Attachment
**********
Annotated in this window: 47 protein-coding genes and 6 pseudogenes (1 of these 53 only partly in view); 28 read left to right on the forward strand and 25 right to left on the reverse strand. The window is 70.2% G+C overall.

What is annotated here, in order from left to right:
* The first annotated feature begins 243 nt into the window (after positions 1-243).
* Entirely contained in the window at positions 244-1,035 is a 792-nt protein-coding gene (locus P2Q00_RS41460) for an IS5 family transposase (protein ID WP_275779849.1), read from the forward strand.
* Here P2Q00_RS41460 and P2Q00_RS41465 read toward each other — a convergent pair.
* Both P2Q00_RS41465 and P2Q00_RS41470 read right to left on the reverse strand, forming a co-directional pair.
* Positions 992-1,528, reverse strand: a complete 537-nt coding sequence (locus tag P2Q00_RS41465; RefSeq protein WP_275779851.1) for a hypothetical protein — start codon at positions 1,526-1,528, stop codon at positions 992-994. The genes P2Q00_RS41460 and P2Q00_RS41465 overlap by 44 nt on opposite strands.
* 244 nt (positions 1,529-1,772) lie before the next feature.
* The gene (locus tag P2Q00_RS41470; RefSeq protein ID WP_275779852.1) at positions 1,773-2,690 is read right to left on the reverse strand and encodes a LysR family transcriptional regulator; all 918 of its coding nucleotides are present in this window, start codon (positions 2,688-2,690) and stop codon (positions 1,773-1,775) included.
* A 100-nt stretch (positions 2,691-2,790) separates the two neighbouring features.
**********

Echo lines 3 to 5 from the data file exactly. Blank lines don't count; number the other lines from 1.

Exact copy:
* The first annotated feature begins 243 nt into the window (after positions 1-243).
* Entirely contained in the window at positions 244-1,035 is a 792-nt protein-coding gene (locus P2Q00_RS41460) for an IS5 family transposase (protein ID WP_275779849.1), read from the forward strand.
* Here P2Q00_RS41460 and P2Q00_RS41465 read toward each other — a convergent pair.